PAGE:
• Flush Cache Storage: this action will purge the entire cache storage, which might affect other processes applications that are using the same storage.
  • Flush Magento Cache: this action will delete all items from enabled Magento cache types only, which should not affect other processes or applications.

It is very much not recommended to uses these commands outside highly exceptional circumstances and encountering issues that you cannot otherwise isolate.

At the bottom of the page are additional buttons:

  • Flush Catalog Images Cache: purges pre-generated (watermarked and resized) product image files.
  • Flush JavaScript/CSS Cache: clears any themed merged/minified JS and CSS files from the cache.

Upon both of these actions, Magento should then immediately proceed to regenerate those respective caches, which may impact the performance of your site due to the additional resources required.

It’s worth noting that clearing these Magento system caches does not also flush your own device’s web browser cache. It is recommended to refresh your browser’s cache (or run in an “incognito” or private mode, which largely disables your local browser cache) when testing and verifying a change. You may need to clear your local web browser cache to ensure you can see the most recent files and updated content.

As a best practice, please consider any cache refresh during non-peak hours when customer access is low (such as late at night or early in the morning). Clearing cache during peak times can result in increased stress on the site and risk taking it down.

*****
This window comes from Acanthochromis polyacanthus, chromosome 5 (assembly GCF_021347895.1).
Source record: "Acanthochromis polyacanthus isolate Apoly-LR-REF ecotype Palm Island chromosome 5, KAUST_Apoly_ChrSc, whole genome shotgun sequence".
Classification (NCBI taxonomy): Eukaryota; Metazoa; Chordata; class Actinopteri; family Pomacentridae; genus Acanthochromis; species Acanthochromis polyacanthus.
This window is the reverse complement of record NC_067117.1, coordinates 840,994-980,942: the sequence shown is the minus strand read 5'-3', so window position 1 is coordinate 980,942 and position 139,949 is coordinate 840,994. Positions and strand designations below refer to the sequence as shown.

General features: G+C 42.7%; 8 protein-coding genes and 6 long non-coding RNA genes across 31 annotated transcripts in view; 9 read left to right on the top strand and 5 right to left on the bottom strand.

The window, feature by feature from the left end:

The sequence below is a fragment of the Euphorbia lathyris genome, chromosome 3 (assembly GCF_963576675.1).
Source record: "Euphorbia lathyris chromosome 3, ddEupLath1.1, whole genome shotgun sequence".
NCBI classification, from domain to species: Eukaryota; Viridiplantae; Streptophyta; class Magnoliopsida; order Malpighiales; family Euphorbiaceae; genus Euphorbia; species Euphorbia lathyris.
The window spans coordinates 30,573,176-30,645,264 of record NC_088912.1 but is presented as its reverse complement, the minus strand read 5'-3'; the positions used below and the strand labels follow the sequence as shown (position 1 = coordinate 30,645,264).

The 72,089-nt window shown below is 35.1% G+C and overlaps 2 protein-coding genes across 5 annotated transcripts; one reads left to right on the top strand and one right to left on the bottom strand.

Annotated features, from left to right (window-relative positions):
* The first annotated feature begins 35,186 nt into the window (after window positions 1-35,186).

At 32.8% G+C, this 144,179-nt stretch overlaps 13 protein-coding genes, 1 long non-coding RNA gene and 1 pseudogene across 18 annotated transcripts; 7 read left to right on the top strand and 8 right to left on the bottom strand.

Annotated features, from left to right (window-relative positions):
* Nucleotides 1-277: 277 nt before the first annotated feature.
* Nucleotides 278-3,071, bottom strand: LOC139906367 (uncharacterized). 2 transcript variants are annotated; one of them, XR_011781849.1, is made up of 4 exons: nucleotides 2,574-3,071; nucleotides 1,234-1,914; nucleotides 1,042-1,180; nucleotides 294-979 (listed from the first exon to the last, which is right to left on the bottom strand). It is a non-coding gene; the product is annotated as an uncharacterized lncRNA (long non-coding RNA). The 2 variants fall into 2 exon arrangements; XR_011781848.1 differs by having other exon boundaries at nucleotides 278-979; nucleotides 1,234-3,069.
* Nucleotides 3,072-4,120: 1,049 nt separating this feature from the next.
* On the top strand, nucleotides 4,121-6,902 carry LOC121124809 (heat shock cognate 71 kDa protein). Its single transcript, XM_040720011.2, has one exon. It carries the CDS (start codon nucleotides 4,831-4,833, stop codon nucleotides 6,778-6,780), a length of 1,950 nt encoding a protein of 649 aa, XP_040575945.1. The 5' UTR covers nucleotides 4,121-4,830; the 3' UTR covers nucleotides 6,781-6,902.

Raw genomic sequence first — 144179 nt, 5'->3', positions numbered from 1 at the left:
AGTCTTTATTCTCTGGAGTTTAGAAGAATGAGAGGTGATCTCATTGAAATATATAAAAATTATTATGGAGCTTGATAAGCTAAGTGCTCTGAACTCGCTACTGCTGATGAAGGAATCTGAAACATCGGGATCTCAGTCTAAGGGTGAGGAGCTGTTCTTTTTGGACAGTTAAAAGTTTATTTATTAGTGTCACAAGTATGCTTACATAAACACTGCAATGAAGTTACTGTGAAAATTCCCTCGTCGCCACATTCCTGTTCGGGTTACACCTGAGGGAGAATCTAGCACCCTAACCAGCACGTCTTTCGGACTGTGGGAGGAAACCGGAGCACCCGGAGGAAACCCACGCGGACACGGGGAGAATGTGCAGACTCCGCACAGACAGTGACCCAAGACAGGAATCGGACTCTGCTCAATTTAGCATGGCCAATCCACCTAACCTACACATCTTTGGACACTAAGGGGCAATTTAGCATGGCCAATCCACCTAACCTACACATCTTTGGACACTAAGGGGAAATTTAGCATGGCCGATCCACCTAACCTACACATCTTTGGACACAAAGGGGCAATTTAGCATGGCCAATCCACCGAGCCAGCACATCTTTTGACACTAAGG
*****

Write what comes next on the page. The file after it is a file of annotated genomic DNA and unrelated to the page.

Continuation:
Indexing for Optimized Storefront Performance

Indexing is how Magento transforms “refreshable” data (such as products, categories, and pricing) to enhance the performance of your storefront. Without indexers, Magento would force your storefront to load complex and heavy content on the fly; causing performance to be greatly reduced and negatively impacting your conversion rate. As data changes, the transformed data must be updated or reindexed.

When you make a change to “refreshable” data, that raw data is immediately saved to the Magento database. Absent though at this point are the accompanying instructions about what information should be displayed on any given page. Indexing accumulates these instructions and data into special tables, accounting for all conditions known to Magento; resulting in more optimized storefront performance.

As an example, if you change the price of an item from $9.99 to $7.99, Magento must first reindex the price change to display it on your storefront. Without the indexing step, Magento would be required to calculate the price of every product in the catalog on the fly every single time, while taking into account discount and promotional rules, bundled pricing schemes, tier pricing, etc. Without indexing, loading the price for an individual product would take a very long time with a noticeable impact on performance. With indexing, every possible price is calculated and stored for rapid retrieval, reducing the amount of the time the customer has to wait.

Magento’s reindexing task is a background process, leaving your storefront open and accessible for end-users during this time. Magento automatically reindexes whenever merchant data is changed and there are two modes to support this:

Update on Save: Index tables are immediately updated following a data change. This mode assumes a low intensity of update and browsing operations in your store. It can lead to significant delays and data unavailability during high loads.

Update on Schedule: Index tables are updated by a cron job according to a defined schedule. Magento recommends using this mode in production to avoid problems (high CPU usage, database errors, etc.) when multiple admin users update data.

Reindexing and caching serve different purposes in Magento. Both result in increased performance and data retrieval, but indexes track database information while caches save loaded data and static assets. It is beneficial to recognize which of these may be related to the change you’re attempting to implement in order to diagnose why your desired change is not reflected and how best you can work towards resolving the issue.